The continued controversy about the “Confederate Flag” flying over historical landmarks in the South, such as the South Carolina State House building in Columbia, South Carolina, took on a renewed and painful sting following the Charleston church shooting on June 17th last week. It’s also an issue mired in confusion since what many of us think of and recognize as the “Confederate Flag” was never actually adopted nor universally used as such during the brief period of the Southern secession from the United States during the 19th century.
What’s pictured above is actually a REJECTED national flag design never approved by the Confederacy, which was subsequently adopted by General Robert E. Lee as the battle flag of the Army of Northern Virginia. Owing to Lee’s popularity during and after the war, even in the aftermath of the South’s defeat, his association with that flag led to it supplanting the more official “stars and bars” flag of the Confederacy in the national mindset. Pop culture has heightened that association through television shows like “The Dukes of Hazzard,” where the protagonists drove a car CALLED The General Lee, with his battle flag proudly emblazoned on the roof. Versions of this logo are recognized by historical societies and the descendants of Southern war veterans, and can (as noted) be found flying over some state capitol buildings to this day.
That may seem relatively harmless at face value, and perhaps even defensible as guaranteed free speech/freedom of expression, but at a deeper psychological level one has to ask what the flag represents. Civil rights groups often object to its display with good reason – it tends to evoke an ugly and racist nostalgia for segregation, Jim Crow laws, and perhaps even slavery itself. It’s hard to deny objectively that the deep divide over the issue of slavery was what led to Southern secession and in fact the civil war itself, and the crimson river of blood shed over it is a stain of shame this country still bears today. Celebrating the confederate flag, or even something that in the popular mindset is associated with it, seems in fact to be celebrating that the wrong side won the war. It would be akin to flying the Nazi flag in Germany, which is in fact against the law there, because it is identified with the evil that was done in its name. It would be like endorsing the Holocaust or Adolf Hitler’s leadership.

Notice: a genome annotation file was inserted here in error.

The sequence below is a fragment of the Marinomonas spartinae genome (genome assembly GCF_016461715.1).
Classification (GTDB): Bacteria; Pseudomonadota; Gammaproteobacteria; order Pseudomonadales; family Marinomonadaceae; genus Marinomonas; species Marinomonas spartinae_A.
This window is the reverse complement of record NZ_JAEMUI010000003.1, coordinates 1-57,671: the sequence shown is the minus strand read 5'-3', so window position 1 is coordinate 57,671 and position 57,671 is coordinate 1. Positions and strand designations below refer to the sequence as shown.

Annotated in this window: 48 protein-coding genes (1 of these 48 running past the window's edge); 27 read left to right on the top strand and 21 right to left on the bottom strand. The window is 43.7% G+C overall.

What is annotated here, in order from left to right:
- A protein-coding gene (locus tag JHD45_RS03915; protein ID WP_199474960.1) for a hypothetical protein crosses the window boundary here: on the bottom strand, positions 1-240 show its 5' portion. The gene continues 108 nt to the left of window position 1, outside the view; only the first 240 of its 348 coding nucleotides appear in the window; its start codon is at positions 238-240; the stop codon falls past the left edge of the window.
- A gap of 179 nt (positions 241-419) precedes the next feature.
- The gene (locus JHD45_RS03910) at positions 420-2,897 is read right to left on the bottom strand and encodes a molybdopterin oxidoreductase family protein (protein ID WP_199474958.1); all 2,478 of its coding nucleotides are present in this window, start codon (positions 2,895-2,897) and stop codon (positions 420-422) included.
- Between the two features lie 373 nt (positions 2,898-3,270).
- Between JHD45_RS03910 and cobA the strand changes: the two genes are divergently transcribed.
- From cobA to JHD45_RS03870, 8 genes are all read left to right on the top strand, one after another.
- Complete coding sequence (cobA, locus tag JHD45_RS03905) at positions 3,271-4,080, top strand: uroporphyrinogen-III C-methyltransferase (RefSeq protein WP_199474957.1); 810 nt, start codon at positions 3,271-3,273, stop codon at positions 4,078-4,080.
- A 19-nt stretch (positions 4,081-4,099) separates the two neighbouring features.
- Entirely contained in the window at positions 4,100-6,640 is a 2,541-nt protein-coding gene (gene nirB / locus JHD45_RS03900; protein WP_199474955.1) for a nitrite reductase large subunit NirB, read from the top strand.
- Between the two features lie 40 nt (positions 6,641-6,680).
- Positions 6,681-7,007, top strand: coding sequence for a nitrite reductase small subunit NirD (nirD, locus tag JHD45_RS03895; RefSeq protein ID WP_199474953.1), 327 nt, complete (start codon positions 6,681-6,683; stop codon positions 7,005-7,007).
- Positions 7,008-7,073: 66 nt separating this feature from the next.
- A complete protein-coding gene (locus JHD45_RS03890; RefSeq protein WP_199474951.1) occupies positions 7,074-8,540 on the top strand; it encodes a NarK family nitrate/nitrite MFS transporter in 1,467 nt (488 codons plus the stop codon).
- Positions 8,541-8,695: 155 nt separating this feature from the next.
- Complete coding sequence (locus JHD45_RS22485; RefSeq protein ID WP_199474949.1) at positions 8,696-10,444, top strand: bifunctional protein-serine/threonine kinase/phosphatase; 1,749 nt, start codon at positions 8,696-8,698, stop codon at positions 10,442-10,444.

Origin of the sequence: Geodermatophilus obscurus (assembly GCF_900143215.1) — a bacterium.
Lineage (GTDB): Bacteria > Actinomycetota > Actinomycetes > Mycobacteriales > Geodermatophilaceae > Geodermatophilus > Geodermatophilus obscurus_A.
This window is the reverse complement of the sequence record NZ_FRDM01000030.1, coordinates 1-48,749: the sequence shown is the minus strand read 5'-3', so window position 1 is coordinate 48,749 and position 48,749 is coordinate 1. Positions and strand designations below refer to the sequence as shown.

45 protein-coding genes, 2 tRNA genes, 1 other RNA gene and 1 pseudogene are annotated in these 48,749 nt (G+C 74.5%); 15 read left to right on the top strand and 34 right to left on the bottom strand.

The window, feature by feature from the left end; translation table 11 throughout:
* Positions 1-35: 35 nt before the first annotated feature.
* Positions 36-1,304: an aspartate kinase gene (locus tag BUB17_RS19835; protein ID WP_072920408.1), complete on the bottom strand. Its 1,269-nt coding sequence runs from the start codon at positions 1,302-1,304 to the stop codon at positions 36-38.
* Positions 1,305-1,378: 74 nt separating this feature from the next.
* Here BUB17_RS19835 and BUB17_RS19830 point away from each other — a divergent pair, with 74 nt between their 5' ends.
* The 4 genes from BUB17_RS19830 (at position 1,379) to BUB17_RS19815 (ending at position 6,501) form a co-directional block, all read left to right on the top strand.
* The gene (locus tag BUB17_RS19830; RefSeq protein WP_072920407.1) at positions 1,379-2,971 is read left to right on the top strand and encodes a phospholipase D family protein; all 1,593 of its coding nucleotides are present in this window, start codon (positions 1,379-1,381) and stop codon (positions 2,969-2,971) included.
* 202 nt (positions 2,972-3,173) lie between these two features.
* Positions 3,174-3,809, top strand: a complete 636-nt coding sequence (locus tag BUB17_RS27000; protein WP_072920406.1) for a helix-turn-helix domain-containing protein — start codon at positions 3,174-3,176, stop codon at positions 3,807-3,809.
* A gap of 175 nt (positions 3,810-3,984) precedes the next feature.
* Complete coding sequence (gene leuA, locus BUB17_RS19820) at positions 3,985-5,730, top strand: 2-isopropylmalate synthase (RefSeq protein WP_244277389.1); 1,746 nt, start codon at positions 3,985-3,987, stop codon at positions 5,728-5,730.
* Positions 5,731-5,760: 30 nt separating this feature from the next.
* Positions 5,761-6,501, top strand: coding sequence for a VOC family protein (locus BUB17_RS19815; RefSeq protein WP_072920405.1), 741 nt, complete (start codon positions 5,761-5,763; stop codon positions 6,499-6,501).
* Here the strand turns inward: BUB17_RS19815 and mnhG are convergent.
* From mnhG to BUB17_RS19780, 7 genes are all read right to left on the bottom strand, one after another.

As much as Southern “sons and daughters” might try to reclaim the symbol as a source of pride for the children of war veterans, there are much better symbols such as the Gettysburg National Military Park that consecrate the sacrifice made by both sides. Regardless of which side was morally right, the ground recognizes ALL those who lost their lives during the most famous battle there, as well as during the war in general. Lincoln’s “Gettysburg Address” said as much. It doesn’t serve a good purpose to actually make any flag illegal to display, as you’d have a hard time discussing or depicting historical events that way, but as a matter of decency you have to wonder why somebody would take “pride” in a symbol of hate and celebrate it.
Dylann Roof has by his grotesque and unconscionable actions become the textbook argument against displays of the flag. He “proudly” wore the Apartheid-era flags of South Africa and Rhodesia (now Zimbabwe) on his jacket. He had a crackpot website filled with his own hate mongering manifesto. He believed whites were superior and all others were inferior, and he took it upon himself to be a leader in what he felt was an inevitable race war with a single horrifying act of violence. It’s not enough to simply put him on trial and find him guilty – the HATE that he represents should be put on trial as well. If the confederate flag is a recognized symbol of that hate, it should be relegated to history where it belongs, and not worn on jackets or flown over state assemblies. People should be revolted by it. It can not be re-purposed or repackaged as “Southern pride.” The post-war South has a lot to be proud of, and that flag shouldn’t be a part of it. From Houston to Tampa, from Miami to Memphis, from Atlanta to Orange Mound, let’s celebrate the music and culture of hip-hop that was born out of a history of pain, a triumph of the human spirit over the forces of evil. The confederate flag is anything but.